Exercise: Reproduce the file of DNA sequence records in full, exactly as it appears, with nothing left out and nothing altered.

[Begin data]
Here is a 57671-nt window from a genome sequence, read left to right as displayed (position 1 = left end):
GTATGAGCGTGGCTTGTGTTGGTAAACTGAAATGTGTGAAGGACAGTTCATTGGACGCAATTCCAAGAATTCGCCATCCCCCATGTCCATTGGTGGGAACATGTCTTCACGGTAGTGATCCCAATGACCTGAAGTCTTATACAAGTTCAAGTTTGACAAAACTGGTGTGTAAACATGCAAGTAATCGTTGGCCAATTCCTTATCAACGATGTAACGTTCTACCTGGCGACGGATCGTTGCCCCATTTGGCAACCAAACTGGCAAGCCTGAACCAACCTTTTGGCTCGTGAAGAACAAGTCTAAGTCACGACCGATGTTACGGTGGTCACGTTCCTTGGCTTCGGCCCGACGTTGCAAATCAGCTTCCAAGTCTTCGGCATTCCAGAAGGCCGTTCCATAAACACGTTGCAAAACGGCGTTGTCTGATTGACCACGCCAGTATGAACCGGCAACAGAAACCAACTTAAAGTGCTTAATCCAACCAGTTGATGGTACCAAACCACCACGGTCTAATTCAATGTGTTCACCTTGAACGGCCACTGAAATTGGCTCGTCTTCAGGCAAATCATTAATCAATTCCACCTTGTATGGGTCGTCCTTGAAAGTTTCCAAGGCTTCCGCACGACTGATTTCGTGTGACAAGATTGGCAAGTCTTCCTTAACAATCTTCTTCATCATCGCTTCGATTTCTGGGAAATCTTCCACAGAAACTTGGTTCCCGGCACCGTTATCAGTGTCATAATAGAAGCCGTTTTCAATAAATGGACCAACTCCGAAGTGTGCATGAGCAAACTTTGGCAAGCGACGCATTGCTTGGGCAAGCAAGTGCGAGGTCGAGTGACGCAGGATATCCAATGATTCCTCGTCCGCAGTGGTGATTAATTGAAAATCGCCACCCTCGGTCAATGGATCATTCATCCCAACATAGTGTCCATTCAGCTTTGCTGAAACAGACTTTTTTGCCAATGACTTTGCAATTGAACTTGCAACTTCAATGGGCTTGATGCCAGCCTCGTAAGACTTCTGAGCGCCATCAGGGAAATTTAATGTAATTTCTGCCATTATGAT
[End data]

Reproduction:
Here is a 57671-nt window from a genome sequence, read left to right as displayed (position 1 = left end):
GTATGAGCGTGGCTTGTGTTGGTAAACTGAAATGTGTGAAGGACAGTTCATTGGACGCAATTCCAAGAATTCGCCATCCCCCATGTCCATTGGTGGGAACATGTCTTCACGGTAGTGATCCCAATGACCTGAAGTCTTATACAAGTTCAAGTTTGACAAAACTGGTGTGTAAACATGCAAGTAATCGTTGGCCAATTCCTTATCAACGATGTAACGTTCTACCTGGCGACGGATCGTTGCCCCATTTGGCAACCAAACTGGCAAGCCTGAACCAACCTTTTGGCTCGTGAAGAACAAGTCTAAGTCACGACCGATGTTACGGTGGTCACGTTCCTTGGCTTCGGCCCGACGTTGCAAATCAGCTTCCAAGTCTTCGGCATTCCAGAAGGCCGTTCCATAAACACGTTGCAAAACGGCGTTGTCTGATTGACCACGCCAGTATGAACCGGCAACAGAAACCAACTTAAAGTGCTTAATCCAACCAGTTGATGGTACCAAACCACCACGGTCTAATTCAATGTGTTCACCTTGAACGGCCACTGAAATTGGCTCGTCTTCAGGCAAATCATTAATCAATTCCACCTTGTATGGGTCGTCCTTGAAAGTTTCCAAGGCTTCCGCACGACTGATTTCGTGTGACAAGATTGGCAAGTCTTCCTTAACAATCTTCTTCATCATCGCTTCGATTTCTGGGAAATCTTCCACAGAAACTTGGTTCCCGGCACCGTTATCAGTGTCATAATAGAAGCCGTTTTCAATAAATGGACCAACTCCGAAGTGTGCATGAGCAAACTTTGGCAAGCGACGCATTGCTTGGGCAAGCAAGTGCGAGGTCGAGTGACGCAGGATATCCAATGATTCCTCGTCCGCAGTGGTGATTAATTGAAAATCGCCACCCTCGGTCAATGGATCATTCATCCCAACATAGTGTCCATTCAGCTTTGCTGAAACAGACTTTTTTGCCAATGACTTTGCAATTGAACTTGCAACTTCAATGGGCTTGATGCCAGCCTCGTAAGACTTCTGAGCGCCATCAGGGAAATTTAATGTAATTTCTGCCATTATGAT